//

Legal & Compliance

A growing small business moving from sole trader or partnership to a more “grown up” legal structure – like a Limited Company, Limited Liability Company and Limited Liability Partnership.

Growing small business legal tipsWhen you start out small, a common legal structure to use in a small business is “Sole Trader” (or a “Partnership” if there is more than one founder). This is fine in the early days, if you want to take a punt on a business idea. It is low cost and easy to make a start with. But as you grow your small business you need to move to a more robust legal structure. For greater legal protection and often too, more efficient tax structure.

The question can often be – when do I move my small business legal structure from Sole Trader or Partnership, to a Limited Company (Ltd), Limited Liability Company (LLC) or Limited Liability Partnership (LLP)?

This came up recently from a businessperson I have been mentoring since 2004. She has just started working IN and ON her boyfriends’ business, which is growing nicely and needs more management time and expertise – especially with a focus on business development.

A few weeks after an initial chat with them both for about an hour I was emailed a question around the legal details from one of my main pieces of advice in the mentoring session:

be sure to get the shareholding split agreed now, and a shareholders agreement in place.

Now, I’m no law talkin’ dude – I don’t particularly enjoy it (in fact, it was my weakest area at university I think because I don’t have a passion for a lot of detailed reading). But I know the value and importance of legal agreements in small business, and having an excellent legal adviser on your small business team (the third adviser you should recruit in your growing business).

Why is a shareholders agreement important in a growing small business?

Especially in a small business where you are in a relationship with your business partner, getting an integral legal document like this in place is crucial, and quickly. Even if you go into business with a friend, if the business goes poorly and/or your friendship/relationship deteriorates – having an agreed document which outlines how a split would happen takes a lot of angst, noise and pain out of an already painful parting.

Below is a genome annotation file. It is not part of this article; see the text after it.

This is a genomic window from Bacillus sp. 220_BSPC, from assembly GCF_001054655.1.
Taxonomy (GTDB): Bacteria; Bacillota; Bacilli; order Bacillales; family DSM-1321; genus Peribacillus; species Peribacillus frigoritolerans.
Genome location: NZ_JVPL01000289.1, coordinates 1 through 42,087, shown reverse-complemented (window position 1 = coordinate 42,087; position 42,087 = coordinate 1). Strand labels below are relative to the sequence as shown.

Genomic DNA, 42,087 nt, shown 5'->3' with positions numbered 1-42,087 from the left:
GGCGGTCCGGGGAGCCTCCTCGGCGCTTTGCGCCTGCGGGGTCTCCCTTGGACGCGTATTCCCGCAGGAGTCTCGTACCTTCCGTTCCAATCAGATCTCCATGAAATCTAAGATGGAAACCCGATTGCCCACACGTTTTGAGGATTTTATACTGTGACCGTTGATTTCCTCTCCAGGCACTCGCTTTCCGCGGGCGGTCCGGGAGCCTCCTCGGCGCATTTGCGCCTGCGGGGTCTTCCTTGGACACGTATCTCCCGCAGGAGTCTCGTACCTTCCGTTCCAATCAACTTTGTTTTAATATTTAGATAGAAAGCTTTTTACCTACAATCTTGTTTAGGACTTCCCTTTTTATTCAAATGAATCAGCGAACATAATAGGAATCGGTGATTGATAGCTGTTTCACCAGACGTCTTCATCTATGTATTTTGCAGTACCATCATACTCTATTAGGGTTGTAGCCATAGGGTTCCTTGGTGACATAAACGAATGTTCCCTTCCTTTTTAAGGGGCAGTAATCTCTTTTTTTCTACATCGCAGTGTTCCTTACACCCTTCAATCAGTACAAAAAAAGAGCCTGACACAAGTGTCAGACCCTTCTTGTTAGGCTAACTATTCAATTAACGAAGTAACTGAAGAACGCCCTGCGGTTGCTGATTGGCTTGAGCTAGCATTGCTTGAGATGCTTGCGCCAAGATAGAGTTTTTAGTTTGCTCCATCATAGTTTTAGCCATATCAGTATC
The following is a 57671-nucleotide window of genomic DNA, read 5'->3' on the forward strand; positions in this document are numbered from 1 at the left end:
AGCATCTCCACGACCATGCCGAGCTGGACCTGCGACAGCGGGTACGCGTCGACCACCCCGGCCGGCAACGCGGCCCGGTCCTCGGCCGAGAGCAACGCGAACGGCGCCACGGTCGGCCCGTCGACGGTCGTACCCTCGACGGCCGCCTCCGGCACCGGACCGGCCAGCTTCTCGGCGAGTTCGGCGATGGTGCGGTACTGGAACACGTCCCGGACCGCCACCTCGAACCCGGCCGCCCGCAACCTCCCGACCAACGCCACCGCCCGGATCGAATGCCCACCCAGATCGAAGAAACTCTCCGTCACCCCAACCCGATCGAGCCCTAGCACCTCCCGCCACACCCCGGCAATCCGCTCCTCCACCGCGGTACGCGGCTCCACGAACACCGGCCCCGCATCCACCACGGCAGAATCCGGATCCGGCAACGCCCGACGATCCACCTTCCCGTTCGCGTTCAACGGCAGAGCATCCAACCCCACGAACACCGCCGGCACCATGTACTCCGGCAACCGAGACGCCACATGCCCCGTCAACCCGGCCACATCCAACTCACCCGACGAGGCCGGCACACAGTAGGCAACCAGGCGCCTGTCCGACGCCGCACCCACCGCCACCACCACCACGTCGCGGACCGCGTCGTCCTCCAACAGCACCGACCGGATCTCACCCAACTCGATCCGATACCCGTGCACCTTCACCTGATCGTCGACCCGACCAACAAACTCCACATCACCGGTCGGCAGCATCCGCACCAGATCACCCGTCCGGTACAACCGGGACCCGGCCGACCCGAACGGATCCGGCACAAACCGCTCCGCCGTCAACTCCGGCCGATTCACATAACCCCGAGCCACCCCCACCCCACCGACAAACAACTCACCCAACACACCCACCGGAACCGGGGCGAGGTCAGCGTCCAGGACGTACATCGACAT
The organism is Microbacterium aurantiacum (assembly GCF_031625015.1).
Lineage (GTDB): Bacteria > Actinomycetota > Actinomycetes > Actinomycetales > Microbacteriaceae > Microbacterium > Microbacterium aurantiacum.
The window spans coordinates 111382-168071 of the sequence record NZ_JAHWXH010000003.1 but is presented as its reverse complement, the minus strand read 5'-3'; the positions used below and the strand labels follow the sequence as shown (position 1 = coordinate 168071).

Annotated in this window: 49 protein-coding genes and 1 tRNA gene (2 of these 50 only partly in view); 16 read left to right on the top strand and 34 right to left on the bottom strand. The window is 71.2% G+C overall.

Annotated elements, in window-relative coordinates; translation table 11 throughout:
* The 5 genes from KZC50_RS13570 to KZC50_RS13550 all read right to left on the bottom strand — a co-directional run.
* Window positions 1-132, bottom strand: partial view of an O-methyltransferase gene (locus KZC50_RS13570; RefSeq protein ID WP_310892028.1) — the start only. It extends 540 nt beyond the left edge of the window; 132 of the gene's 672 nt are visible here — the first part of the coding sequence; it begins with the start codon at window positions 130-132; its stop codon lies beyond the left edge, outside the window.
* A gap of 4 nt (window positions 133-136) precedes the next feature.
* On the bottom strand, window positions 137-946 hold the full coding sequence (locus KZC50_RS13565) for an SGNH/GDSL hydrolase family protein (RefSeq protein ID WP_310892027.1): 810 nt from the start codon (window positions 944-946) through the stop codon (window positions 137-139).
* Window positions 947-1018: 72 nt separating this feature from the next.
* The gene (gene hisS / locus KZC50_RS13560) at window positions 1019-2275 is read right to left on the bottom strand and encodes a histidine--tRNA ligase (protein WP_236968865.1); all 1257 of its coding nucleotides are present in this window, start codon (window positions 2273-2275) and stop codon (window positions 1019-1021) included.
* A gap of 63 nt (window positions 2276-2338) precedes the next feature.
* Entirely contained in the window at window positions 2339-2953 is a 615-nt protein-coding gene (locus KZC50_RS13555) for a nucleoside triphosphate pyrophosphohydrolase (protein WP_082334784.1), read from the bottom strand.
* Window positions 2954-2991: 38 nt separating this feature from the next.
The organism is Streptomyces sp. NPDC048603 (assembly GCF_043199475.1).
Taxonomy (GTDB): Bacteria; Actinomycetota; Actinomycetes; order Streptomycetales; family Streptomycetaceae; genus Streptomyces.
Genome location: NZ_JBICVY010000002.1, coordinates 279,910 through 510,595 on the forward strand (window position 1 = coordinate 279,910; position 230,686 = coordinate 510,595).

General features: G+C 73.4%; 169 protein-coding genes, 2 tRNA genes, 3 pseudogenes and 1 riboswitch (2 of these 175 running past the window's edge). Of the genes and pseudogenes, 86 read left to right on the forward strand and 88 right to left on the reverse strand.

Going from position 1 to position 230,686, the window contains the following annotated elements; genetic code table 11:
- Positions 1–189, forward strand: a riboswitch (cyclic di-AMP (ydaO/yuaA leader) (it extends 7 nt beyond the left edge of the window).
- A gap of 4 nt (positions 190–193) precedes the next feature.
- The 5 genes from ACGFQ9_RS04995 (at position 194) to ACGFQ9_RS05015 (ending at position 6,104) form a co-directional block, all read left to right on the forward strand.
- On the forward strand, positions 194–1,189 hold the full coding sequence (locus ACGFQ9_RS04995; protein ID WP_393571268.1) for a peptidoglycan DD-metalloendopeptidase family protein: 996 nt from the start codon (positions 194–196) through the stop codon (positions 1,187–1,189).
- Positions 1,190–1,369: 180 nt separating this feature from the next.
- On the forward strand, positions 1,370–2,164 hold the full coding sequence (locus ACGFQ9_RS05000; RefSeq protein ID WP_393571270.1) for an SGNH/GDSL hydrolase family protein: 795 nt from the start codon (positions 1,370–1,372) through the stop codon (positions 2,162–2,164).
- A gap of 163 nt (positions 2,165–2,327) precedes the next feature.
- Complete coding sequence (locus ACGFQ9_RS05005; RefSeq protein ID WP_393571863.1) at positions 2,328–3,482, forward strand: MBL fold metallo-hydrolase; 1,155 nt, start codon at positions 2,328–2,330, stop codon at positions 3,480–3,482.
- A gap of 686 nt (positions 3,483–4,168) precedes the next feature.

Small businesses that are growing are stressful and can be all-consuming. The best and worst of people comes out under this pressure and if things go south, having this in place upfront saves a lot of time, cost and stress.

The question my mentee asked was “I was told that if I take a shareholding in my boyfriends’ business, and it went under, the bank could pursue me and potentially sell my house to get their loans repaid.”

The first thing I thought when I read this was – the business must currently be structured as a Sole Trader. If my mentee became a shareholder a quick and easy way would be to move the legal structure to a Partnership, so it is the two of them 50/50. But this would indeed leave her exposed to the banks.

Sole trader and partnership legal structures are generally a bad idea for a growing business.

Here are the main reasons why:

  • No real legal protection: you can be sued, as a sole trader or a partner in a partnership
  • Usually not as tax effective as other structures

Often, a better legal vehicle to use is one of Limited Liability, a very comment one is a Limited Company. It is a standalone legal entity, like a person. It allows you protection from creditors – they can go after the limited company, not the Directors or Shareholders of the company personally (unless you have acted negligently or against the law of course).

In this case, the banks can only pursue Shareholders in the Limited Company for any issued shares where the capital is not paid up in full. Basically, if your Limited Company had 1,000 shares with a value of $1 per share, the total issued share value would be $1,000. But if when starting the company you only put in $200 as share capital, that means there is $800 of unpaid share capital the bank could ask the Shareholders to put into the business. It doesn’t matter if the loan to the bank was $80,000, all they can legally force you to stump up is $800 between the shareholders – the Shareholders liability is “limited”. This is one of the attractions to using a Limited Company – the legal separation of people (Shareholders) with the legal entity (Limited Company).

Keep in mind, if you as a Director of the company sign any personal guarantees then the creditors/banks can pursue you. A guarantee is an agreement from you that if the business defaults on its debt to the creditor/bank, you will “guarantee” to pay the missing amount. It is obviously best to avoid ever having to sign a guarantee but especially with banks after the global financial crisis – and the need for growing businesses for more cash flow, it can be hard to avoid these.